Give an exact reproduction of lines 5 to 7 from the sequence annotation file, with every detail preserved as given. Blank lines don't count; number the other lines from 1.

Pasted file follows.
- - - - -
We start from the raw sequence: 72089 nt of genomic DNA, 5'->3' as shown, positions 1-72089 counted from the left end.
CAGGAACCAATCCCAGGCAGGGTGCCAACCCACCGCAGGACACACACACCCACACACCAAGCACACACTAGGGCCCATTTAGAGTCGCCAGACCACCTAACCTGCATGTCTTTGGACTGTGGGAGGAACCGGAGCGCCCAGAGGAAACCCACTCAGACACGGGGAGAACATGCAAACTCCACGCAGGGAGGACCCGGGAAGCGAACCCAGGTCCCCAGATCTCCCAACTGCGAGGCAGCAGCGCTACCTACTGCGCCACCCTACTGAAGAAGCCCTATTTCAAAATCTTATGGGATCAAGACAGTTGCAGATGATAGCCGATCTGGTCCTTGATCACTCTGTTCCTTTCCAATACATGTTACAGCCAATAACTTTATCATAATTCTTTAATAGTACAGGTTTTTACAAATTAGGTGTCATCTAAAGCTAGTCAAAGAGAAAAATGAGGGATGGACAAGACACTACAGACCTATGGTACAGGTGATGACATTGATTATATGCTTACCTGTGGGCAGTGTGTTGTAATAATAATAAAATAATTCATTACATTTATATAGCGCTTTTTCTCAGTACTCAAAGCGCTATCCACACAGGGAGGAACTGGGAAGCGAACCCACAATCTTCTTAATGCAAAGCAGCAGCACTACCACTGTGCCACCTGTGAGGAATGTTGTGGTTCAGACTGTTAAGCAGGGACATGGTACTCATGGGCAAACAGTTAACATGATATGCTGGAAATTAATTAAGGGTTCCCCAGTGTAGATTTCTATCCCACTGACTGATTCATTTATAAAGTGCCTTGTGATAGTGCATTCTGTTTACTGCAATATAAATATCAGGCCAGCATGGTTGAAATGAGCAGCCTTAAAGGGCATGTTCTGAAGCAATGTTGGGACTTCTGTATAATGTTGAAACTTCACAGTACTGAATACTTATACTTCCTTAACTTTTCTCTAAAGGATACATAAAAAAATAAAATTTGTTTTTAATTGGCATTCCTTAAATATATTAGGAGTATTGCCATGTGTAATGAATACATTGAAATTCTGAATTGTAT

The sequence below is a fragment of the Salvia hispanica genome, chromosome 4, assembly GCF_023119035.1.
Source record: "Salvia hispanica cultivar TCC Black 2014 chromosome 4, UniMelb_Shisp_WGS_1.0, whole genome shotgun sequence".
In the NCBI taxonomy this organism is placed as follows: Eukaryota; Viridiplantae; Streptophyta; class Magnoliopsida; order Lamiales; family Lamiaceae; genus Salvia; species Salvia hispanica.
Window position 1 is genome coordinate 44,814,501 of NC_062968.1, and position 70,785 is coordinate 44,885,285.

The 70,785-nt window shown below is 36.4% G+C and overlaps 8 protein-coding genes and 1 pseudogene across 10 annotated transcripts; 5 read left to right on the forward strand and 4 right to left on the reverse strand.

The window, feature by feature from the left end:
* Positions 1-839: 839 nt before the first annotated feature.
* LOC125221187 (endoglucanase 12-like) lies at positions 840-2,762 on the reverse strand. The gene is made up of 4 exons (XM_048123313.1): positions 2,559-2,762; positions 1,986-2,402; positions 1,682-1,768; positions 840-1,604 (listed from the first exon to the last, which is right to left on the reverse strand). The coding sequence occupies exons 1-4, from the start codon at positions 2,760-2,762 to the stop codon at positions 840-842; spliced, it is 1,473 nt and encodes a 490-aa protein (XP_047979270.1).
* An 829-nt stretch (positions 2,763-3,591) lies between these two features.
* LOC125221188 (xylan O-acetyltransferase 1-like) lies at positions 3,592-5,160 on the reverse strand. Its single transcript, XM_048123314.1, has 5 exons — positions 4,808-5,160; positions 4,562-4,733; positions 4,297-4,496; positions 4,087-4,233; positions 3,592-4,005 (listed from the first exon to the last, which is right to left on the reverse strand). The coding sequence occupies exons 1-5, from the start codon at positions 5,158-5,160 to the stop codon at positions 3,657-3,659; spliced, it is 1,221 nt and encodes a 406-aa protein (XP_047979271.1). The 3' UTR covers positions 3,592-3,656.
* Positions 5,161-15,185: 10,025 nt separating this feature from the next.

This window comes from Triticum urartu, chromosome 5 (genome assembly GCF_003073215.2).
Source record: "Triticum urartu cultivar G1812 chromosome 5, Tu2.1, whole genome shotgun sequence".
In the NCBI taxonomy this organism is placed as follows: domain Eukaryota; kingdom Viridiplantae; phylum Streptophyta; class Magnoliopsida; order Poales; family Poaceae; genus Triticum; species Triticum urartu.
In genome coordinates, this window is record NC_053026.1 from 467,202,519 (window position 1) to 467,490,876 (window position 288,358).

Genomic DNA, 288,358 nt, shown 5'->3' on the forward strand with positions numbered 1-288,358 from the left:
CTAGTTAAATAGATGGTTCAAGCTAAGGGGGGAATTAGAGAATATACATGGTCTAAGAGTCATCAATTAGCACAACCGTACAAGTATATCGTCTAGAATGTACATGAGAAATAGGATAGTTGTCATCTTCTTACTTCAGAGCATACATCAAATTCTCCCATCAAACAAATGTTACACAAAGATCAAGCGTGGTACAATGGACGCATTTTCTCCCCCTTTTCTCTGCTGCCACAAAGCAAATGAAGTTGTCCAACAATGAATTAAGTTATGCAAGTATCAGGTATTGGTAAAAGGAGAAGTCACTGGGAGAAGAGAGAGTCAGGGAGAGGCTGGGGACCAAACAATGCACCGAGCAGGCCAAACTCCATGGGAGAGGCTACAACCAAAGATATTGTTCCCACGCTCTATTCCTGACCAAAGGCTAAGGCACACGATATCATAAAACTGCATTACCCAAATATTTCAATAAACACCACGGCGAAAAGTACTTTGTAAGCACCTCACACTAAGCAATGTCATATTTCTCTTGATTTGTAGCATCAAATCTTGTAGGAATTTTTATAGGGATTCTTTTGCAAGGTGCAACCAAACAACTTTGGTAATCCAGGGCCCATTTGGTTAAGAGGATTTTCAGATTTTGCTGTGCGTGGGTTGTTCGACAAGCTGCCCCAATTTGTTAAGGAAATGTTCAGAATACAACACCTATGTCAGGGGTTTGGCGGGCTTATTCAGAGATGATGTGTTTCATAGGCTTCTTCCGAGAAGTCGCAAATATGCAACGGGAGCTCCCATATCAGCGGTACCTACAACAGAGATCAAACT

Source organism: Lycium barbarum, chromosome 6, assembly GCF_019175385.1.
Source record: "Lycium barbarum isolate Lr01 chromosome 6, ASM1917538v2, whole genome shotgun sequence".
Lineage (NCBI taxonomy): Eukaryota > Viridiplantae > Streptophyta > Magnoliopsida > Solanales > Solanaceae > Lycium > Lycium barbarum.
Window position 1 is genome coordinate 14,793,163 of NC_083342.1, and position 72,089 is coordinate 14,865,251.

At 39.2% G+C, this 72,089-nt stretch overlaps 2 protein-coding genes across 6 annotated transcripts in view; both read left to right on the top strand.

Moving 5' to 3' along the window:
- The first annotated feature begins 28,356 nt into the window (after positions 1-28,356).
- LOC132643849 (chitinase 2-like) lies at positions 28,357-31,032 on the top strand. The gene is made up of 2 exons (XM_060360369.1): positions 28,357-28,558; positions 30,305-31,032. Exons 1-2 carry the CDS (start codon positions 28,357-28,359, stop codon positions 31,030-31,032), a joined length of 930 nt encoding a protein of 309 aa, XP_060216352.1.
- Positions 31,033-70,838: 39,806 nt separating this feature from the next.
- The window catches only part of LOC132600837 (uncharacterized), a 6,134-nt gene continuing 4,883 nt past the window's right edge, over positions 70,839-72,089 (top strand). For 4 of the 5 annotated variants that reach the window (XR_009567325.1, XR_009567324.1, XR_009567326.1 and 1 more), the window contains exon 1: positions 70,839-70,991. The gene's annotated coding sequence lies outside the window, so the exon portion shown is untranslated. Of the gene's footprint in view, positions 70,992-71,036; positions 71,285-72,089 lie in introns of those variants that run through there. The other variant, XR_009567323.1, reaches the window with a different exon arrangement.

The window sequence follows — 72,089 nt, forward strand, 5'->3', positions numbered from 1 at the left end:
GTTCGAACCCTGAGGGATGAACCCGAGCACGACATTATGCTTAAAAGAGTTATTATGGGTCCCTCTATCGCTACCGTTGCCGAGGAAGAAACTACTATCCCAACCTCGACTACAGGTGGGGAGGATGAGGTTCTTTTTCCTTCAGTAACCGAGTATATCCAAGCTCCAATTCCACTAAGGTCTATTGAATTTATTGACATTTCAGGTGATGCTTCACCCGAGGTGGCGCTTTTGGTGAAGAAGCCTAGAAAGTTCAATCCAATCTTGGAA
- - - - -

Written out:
In the NCBI taxonomy this organism is placed as follows: Eukaryota; Viridiplantae; Streptophyta; class Magnoliopsida; order Lamiales; family Lamiaceae; genus Salvia; species Salvia hispanica.
Window position 1 is genome coordinate 44,814,501 of NC_062968.1, and position 70,785 is coordinate 44,885,285.

The 70,785-nt window shown below is 36.4% G+C and overlaps 8 protein-coding genes and 1 pseudogene across 10 annotated transcripts; 5 read left to right on the forward strand and 4 right to left on the reverse strand.